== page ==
“If you feel unsafe, your stress system gets activated, which makes you unreceptive to new knowledge. A school that really wants to raise the level of knowledge should therefore invest in safety!”
– There is research that describes bullying as a goal-oriented behavior. That is, bullying others is something functional and reasonable to do because it leads to those who bully getting something they want. The article “Why Do Bullies Bully? Motives for Bullying” by Jua B. P. Sanders, Sarah Malamut and Antonius H. N. Cillessen lists a range of possible motives for bullying, such as dominance and power, status in the group, access to resources, revenge, establishing justice or social norms, belonging, maintaining romantic relationships, identity, entertainment.
You highlight safety work as among the most important. What results have your research shown regarding this?
– For three years, researchers monitored schools to map reasons why bullying increased or decreased. Seven key factors could be identified. It was extremely clear that if a school has a high staff turnover, the entire systematic safety work fails. A key factor for success is that there is a dedicated management team and a principal who understands the correlation between knowledge and safety. In Swedish schools, there is total focus on knowledge rather than safety, even though research shows that if you feel lonely for example, the probability that you will fail your classes increases. There is strong research support for the fact that safety and a good school climate are important both for students’ learning and their social development. If you feel unsafe, your stress system gets activated, which makes you unreceptive to new knowledge. A school that really wants to raise the level of knowledge should therefore invest in safety!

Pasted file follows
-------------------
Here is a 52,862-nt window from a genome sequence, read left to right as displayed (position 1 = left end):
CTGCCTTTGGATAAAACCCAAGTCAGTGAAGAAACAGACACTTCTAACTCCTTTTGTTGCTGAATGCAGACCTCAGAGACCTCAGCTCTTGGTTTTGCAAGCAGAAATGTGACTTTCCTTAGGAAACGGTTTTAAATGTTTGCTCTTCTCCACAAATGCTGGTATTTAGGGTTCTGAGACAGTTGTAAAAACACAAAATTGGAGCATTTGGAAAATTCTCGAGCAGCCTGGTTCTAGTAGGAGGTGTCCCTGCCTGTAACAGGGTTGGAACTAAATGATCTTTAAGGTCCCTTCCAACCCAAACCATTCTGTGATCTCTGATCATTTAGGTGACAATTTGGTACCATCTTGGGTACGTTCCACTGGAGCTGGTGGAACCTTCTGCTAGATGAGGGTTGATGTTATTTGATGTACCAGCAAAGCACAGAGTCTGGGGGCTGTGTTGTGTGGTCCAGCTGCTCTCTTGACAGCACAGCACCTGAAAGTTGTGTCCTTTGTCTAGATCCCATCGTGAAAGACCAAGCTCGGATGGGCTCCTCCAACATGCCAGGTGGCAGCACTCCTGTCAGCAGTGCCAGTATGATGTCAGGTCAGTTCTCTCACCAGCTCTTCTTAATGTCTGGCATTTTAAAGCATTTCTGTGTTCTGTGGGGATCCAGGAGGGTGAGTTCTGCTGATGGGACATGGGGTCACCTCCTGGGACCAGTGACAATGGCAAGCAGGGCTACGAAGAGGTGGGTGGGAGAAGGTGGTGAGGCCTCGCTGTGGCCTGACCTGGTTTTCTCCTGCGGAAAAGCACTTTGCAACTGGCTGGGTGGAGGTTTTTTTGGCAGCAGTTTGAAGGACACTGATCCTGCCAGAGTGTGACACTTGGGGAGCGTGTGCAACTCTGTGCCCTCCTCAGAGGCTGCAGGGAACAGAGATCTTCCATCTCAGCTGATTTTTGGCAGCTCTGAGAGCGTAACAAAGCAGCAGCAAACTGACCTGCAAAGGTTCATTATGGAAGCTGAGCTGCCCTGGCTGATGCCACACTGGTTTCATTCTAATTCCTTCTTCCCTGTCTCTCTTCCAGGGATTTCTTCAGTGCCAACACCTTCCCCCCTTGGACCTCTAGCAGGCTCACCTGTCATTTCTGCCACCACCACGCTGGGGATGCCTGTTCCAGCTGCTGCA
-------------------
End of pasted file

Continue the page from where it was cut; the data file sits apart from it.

“Now, imagine a large company where 7% of the employees had been exposed to serious violence in the past year. How would society react to that?”
– I’m also struck by how society makes a difference between children and adults. We did a nationwide survey this spring which showed that 7% of all children had been exposed to physical violence at school in the past year, to the extent that they needed to see a dentist, school nurse or doctor. Now, imagine a large company where 7% of the employees had been exposed to serious violence in the past year. How would society react to that? That workplace had probably been shut down immediately. But when it comes to children, we normalize these things, which is a mystery to me.